Benjamin Abbott: What We Can Learn From the 1930s Technocracy Movement

In a recent piece for IEET, Benjamin Abott argues that while the 1930s technocracy movement provides an instructive critique of capitalism, it also reveals that technological progress alone is not enough to put an end to scarcity.

“If wielded prudently, Technocracy’s extreme reduction of human beings to machines with energy inputs and outputs constitutes a fruitful thought experiment. As sketched above, the ideal here obliterates assertions of capitalism’s efficiency. At best proponents can retreat to the stance that capitalism is least bad among a lineup of stinkers…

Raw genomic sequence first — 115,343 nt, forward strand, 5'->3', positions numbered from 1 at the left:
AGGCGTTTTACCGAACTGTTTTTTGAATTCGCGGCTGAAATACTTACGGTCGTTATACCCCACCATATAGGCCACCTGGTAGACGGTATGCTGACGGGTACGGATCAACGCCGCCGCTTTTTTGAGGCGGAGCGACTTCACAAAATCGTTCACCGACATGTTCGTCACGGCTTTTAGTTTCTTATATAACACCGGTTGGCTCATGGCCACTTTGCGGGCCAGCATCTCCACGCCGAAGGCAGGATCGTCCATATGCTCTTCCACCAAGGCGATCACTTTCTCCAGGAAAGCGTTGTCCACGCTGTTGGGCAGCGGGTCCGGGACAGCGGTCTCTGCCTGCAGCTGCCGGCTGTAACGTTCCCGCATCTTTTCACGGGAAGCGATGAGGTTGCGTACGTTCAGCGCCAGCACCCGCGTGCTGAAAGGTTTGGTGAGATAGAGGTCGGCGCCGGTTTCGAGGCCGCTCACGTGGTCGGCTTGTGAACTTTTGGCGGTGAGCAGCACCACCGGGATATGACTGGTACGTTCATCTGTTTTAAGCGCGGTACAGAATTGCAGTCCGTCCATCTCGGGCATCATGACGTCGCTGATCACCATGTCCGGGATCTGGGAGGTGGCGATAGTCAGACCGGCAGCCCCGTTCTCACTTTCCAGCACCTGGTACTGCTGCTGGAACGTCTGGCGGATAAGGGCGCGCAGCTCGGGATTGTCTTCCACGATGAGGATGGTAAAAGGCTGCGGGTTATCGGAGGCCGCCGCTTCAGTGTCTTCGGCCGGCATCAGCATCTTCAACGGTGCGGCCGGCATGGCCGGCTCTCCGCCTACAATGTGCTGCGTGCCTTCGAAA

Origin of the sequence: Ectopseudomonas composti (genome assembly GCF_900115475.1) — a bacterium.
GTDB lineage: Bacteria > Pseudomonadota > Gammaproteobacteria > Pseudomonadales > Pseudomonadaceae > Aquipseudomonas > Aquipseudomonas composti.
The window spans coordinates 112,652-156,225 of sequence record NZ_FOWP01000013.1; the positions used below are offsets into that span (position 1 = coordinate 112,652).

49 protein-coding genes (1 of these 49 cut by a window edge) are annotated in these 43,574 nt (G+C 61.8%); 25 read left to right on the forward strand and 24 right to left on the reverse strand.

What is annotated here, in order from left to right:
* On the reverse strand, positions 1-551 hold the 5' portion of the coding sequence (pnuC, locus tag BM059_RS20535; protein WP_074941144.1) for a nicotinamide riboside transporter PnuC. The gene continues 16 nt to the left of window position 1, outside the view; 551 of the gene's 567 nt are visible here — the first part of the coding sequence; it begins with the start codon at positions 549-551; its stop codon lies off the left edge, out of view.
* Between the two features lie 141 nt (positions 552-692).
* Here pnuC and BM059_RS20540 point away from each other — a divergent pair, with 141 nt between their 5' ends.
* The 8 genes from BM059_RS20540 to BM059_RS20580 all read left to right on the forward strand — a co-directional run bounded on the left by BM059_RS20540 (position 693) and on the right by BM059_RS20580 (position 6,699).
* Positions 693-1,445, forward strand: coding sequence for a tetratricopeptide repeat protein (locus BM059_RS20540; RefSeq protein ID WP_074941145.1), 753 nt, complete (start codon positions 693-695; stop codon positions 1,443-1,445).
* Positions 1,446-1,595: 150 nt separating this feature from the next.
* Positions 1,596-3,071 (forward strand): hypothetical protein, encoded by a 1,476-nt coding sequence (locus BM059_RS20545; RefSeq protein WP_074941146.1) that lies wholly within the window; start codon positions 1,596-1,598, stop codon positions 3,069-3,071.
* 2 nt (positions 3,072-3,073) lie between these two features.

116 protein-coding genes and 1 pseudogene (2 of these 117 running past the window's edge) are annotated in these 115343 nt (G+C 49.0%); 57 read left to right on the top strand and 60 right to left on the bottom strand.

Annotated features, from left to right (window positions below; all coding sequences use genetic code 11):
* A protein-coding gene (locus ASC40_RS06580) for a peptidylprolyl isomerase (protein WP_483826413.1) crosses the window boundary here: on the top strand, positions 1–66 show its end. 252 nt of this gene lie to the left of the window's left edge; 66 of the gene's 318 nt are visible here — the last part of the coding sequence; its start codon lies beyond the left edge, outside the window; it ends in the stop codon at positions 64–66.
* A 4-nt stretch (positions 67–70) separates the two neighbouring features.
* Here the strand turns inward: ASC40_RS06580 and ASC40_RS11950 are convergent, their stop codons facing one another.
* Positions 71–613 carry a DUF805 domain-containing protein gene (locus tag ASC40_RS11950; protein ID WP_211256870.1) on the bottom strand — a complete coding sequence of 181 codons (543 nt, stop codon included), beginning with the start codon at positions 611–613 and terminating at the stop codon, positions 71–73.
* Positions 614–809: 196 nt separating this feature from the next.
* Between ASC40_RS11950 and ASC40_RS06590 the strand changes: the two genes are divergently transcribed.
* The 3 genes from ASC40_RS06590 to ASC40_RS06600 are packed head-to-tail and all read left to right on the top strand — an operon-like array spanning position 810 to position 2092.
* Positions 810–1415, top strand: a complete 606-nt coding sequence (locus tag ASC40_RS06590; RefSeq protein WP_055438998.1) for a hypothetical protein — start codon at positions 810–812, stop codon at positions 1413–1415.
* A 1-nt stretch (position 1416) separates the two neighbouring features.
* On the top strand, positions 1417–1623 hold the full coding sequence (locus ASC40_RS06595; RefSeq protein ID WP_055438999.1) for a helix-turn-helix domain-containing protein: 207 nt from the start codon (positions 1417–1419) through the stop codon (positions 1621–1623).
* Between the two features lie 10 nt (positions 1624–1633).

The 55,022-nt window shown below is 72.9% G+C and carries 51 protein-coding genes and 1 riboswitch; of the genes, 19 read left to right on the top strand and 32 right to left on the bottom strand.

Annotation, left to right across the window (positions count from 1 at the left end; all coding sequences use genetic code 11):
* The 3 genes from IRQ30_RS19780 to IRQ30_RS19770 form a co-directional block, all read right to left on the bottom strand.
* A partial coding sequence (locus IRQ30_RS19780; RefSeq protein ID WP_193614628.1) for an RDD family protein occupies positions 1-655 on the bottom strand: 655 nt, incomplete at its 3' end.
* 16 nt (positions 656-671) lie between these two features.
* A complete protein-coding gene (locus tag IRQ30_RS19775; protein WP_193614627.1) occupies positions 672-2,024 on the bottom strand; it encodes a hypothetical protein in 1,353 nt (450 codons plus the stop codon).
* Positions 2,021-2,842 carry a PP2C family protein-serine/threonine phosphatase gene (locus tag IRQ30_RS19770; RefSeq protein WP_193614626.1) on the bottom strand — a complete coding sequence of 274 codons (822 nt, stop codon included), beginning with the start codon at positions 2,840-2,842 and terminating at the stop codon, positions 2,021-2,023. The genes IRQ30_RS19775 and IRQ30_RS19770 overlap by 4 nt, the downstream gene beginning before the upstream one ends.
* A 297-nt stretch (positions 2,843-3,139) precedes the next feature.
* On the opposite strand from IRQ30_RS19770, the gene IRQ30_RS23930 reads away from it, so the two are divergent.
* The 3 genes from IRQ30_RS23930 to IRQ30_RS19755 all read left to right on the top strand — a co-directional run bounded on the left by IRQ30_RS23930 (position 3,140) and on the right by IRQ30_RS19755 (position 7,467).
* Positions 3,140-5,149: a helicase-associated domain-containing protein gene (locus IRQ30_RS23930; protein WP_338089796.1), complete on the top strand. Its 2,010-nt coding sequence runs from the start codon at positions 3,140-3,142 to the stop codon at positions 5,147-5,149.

“…the Technocracy movement indicates that we need not wait for nanofactories and artificial general intelligence to terminate human want. The technical ability to create abundance of the basics has been around since the dawn of the twentieth century if not much earlier. Building a post-scarcity society requires political struggle and isn’t likely to happen on its own. There’s no guarantee that increasingly potent productive technology will lead to distributed plenty. As the current intellectual property rights regime demonstrates, governments can manufacture scarcity through coercion.”

The full article is here.

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